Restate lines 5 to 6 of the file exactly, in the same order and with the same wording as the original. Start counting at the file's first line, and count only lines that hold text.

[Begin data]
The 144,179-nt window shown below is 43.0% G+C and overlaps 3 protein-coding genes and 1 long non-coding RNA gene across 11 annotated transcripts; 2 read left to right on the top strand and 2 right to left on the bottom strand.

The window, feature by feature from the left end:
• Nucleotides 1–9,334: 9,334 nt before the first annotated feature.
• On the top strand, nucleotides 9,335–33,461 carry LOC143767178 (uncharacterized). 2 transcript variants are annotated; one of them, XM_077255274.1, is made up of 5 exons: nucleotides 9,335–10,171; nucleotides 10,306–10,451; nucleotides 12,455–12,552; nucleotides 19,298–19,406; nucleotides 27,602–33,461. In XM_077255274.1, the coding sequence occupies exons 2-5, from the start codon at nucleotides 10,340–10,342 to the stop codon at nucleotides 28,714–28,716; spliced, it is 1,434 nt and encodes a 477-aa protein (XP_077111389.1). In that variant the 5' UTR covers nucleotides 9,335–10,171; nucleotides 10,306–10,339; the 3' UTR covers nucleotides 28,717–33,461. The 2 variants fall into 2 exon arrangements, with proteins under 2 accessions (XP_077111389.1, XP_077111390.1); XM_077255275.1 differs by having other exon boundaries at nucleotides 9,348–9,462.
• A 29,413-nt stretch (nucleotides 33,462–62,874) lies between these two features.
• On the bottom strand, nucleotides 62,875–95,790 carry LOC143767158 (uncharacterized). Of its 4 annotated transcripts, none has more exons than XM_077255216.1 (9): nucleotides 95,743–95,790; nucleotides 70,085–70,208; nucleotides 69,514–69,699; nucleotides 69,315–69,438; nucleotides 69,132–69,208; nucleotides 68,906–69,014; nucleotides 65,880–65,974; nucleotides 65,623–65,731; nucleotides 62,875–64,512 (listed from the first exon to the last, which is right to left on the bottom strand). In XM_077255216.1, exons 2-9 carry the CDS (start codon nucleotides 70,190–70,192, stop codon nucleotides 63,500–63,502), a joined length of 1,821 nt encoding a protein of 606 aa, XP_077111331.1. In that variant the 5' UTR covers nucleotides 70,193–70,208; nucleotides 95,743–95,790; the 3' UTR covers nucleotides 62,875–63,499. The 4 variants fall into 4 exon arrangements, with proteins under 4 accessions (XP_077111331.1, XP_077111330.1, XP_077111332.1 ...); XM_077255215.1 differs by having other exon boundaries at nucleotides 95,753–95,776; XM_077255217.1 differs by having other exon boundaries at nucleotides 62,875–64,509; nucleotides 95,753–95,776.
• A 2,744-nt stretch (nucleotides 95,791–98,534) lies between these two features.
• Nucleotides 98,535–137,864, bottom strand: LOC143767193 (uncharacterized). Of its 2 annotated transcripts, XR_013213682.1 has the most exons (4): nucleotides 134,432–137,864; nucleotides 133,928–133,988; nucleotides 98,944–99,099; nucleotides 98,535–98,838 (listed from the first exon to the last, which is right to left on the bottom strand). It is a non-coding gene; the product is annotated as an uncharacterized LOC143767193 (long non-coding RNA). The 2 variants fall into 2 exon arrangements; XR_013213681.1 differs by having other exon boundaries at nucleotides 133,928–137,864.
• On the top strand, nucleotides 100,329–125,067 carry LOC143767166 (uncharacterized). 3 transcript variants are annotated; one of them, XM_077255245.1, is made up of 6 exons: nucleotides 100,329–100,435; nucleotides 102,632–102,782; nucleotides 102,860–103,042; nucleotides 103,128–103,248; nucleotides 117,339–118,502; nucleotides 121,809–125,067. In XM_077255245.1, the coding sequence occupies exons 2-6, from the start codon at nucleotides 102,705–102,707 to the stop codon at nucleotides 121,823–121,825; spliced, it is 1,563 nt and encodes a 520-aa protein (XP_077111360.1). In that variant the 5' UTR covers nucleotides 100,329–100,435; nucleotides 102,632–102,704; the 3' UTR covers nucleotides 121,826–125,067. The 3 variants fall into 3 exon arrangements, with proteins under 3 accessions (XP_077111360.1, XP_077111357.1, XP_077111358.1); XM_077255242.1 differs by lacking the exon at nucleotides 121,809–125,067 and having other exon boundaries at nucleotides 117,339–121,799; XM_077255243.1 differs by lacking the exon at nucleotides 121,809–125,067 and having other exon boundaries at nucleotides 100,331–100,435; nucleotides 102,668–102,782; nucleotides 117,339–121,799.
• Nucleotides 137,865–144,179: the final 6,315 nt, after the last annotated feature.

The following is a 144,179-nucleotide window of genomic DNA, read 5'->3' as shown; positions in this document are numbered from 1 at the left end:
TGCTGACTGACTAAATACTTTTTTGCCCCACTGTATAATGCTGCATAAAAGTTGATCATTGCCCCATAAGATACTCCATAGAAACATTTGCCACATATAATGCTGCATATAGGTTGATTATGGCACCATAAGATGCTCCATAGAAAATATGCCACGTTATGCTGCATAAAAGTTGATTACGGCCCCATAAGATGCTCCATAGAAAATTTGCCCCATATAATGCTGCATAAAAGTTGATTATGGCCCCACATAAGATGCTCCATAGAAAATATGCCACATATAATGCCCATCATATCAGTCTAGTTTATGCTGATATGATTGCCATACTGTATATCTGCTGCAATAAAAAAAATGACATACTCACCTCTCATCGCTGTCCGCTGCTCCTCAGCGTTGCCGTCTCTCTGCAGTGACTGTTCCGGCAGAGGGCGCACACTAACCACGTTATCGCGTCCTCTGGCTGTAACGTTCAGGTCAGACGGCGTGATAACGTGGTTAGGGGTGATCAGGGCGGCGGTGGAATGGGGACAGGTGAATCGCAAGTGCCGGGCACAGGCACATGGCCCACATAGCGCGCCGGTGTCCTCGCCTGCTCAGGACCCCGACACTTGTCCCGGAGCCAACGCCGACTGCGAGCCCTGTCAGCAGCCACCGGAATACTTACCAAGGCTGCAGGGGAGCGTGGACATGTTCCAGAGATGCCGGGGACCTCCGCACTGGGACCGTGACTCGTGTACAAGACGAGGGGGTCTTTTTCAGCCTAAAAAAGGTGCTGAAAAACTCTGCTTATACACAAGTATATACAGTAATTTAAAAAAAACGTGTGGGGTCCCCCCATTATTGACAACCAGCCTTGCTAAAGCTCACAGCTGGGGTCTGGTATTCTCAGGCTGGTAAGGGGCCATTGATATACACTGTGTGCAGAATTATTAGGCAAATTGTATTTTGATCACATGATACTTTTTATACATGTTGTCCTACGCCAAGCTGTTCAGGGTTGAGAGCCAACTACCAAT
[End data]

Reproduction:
• A 29,413-nt stretch (nucleotides 33,462–62,874) lies between these two features.
• On the bottom strand, nucleotides 62,875–95,790 carry LOC143767158 (uncharacterized). Of its 4 annotated transcripts, none has more exons than XM_077255216.1 (9): nucleotides 95,743–95,790; nucleotides 70,085–70,208; nucleotides 69,514–69,699; nucleotides 69,315–69,438; nucleotides 69,132–69,208; nucleotides 68,906–69,014; nucleotides 65,880–65,974; nucleotides 65,623–65,731; nucleotides 62,875–64,512 (listed from the first exon to the last, which is right to left on the bottom strand). In XM_077255216.1, exons 2-9 carry the CDS (start codon nucleotides 70,190–70,192, stop codon nucleotides 63,500–63,502), a joined length of 1,821 nt encoding a protein of 606 aa, XP_077111331.1. In that variant the 5' UTR covers nucleotides 70,193–70,208; nucleotides 95,743–95,790; the 3' UTR covers nucleotides 62,875–63,499. The 4 variants fall into 4 exon arrangements, with proteins under 4 accessions (XP_077111331.1, XP_077111330.1, XP_077111332.1 ...); XM_077255215.1 differs by having other exon boundaries at nucleotides 95,753–95,776; XM_077255217.1 differs by having other exon boundaries at nucleotides 62,875–64,509; nucleotides 95,753–95,776.